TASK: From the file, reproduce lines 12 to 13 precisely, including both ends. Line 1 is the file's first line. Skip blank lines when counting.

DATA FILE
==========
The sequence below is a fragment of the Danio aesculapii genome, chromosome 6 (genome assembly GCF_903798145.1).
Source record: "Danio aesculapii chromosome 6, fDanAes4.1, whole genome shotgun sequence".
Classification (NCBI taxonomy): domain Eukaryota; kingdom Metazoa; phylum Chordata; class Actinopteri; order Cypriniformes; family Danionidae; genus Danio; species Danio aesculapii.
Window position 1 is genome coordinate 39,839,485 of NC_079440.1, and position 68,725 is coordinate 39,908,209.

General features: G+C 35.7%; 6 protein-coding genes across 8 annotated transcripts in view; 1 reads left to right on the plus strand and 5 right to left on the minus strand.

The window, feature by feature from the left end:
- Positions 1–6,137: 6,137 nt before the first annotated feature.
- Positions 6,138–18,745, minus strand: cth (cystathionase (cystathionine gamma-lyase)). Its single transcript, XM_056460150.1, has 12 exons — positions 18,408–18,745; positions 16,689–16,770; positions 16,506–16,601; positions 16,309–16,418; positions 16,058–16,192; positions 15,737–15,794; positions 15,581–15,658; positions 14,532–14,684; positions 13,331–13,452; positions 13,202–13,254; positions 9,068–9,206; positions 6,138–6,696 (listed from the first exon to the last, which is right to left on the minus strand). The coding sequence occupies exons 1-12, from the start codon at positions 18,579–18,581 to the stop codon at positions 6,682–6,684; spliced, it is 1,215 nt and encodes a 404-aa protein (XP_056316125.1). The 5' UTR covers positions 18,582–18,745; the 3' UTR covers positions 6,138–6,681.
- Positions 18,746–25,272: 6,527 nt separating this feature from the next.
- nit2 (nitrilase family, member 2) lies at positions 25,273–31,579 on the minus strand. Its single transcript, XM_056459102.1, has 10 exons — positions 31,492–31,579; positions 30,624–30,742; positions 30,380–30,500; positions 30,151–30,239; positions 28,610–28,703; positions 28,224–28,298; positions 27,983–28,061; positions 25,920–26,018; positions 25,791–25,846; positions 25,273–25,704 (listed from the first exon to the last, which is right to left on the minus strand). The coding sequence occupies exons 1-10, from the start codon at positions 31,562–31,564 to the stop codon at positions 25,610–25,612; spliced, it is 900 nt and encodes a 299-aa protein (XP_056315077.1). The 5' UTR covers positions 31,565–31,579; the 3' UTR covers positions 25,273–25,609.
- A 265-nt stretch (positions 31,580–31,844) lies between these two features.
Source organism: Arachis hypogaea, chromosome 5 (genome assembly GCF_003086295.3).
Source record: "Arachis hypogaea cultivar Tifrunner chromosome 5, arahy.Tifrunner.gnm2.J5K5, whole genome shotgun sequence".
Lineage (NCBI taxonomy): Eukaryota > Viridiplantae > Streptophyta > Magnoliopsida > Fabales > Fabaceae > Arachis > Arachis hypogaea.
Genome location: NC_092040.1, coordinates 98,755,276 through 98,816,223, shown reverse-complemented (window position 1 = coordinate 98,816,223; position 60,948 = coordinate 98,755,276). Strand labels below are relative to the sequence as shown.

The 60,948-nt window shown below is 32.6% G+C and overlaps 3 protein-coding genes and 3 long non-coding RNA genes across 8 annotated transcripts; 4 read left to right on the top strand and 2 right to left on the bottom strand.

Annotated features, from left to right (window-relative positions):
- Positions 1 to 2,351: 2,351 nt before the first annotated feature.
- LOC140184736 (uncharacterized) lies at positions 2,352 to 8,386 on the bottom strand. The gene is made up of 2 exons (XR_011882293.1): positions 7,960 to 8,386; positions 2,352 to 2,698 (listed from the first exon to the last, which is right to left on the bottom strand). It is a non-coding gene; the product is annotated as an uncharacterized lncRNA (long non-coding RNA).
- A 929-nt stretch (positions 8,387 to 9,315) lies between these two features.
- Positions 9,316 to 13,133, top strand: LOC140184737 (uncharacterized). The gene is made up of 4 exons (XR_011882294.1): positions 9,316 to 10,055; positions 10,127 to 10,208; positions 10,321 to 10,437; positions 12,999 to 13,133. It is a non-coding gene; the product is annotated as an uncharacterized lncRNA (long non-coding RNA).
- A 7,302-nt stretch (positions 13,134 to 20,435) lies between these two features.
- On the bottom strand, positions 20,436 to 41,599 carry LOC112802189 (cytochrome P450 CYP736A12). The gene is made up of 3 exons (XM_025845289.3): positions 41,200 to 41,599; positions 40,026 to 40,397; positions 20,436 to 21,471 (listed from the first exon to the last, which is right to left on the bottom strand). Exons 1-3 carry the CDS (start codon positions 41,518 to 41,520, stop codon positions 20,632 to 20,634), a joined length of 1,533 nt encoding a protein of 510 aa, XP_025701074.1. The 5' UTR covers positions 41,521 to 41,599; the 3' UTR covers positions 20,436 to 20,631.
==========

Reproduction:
Source organism: Arachis hypogaea, chromosome 5 (genome assembly GCF_003086295.3).
Source record: "Arachis hypogaea cultivar Tifrunner chromosome 5, arahy.Tifrunner.gnm2.J5K5, whole genome shotgun sequence".